A validated vaccine fridge must be used by all practices. Be careful to ensure that;

  • only pharmaceutical products are stored in the fridge;
  • these vaccines are kept in their original packaging;
  • it is large enough to hold the stock and allow sufficient space around the vaccine packages for air to circulate;
  • it stores vaccines between +2 and +8°C – a mid-range of +5°C is good practice
  • care is taken by the practice to reduce the probability of accidental interruption of electricity supply, a switch-less socket is advised so as to avoid them being turned off accidentally;
  • the fridge is well-vented and away from heat sources so performance is not impacted;
  • it’s secure and accessible only to authorised staff – it should be locked or kept in a locked room;
  • it is safe – for example, by carrying out visual inspections and P&T testing.

Temperature monitoring

It’s important that the correct temperature is maintained to avoid vaccines being spoiled. The PHE recommends that you observe the four ‘R’s: read, record, reset, react

Do make sure that the person making the recording:

  • does it at the same time every day during the working week and signs the sheet;
  • records it in a standard fashion and on a standard form;
  • ACTS if the temperature falls outside +2 to +8°C;
  • resets the thermometer after each reading.

Note: any vaccine that has not been stored at +2 to +8°C as per its licensing conditions is no longer a licensed product.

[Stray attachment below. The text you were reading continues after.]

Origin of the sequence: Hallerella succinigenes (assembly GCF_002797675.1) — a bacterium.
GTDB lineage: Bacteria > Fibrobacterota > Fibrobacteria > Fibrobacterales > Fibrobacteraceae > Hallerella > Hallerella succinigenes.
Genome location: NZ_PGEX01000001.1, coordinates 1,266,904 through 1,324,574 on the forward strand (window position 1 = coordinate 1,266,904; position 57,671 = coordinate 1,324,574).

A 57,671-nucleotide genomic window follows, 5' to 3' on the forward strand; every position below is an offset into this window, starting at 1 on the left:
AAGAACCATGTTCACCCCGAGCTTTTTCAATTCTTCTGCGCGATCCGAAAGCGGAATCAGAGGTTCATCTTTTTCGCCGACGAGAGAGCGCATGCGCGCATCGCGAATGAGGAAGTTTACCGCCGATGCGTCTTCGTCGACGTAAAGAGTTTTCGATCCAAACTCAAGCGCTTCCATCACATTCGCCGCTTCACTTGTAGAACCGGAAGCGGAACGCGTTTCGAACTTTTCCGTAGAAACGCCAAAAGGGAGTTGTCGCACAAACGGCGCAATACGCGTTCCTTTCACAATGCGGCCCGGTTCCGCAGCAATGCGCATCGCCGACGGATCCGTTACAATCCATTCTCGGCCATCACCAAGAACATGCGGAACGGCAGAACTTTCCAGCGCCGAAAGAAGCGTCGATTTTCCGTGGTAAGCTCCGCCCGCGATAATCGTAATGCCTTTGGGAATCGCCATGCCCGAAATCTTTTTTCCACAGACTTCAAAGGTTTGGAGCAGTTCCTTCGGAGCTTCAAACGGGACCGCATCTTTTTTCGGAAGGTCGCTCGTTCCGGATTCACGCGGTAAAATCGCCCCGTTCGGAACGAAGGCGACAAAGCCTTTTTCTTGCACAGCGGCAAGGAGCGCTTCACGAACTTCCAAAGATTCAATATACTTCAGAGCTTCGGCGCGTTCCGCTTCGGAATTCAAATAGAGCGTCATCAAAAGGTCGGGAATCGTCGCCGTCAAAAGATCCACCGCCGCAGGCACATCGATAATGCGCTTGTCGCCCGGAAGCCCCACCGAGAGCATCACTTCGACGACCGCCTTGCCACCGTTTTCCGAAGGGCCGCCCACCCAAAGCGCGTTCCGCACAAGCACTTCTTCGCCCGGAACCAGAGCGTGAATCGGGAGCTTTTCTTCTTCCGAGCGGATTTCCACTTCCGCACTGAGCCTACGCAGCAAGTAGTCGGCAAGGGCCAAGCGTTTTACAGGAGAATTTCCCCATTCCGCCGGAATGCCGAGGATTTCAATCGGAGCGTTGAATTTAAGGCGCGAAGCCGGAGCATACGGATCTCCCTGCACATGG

Keeping tabs of temperatures; thermometers

Minimum, maximum and actual temperatures of the medicines fridge must be recorded daily when the practice is open. The individual recording this should document on a standard form the min and max temperature, the time and then reset the thermometer and sign the form – which should be kept for a year.

The PHE advises that two thermometers should ideally be used so as to cross-check temperatures (for accuracy), but if not possible, the thermometer used should be recalibrated monthly to confirm accuracy. Also, care should be taken that the thermometer probe cable does not interfere with the door seal, causing the temperature to fall outside the permitted range.

Monitoring temperature data

This is a simple and effective procedure and should follow this schedule:

  • Every week: fridge contents should be checked at least once.
  • Every month: vaccine stock should be audited and recorded.
  • Every three months: audit records of stock and temperature management can be shared with your local screening and immunisation teams.

Incident reporting

In the event of a fridge failure the PHE provides the following guidance;

  • inform the local NHS England screening and immunisation team;
  • quarantine all vaccines affected by an incident from others (but maintain in the cold chain);
  • record all details of the incident;
  • implement any follow-up of the incident after discussion with the SIT;
  • implement and share lessons learned from the incident;
  • make sure written procedures for the disposal of vaccines are available locally;
  • report the incident on the ImmForm website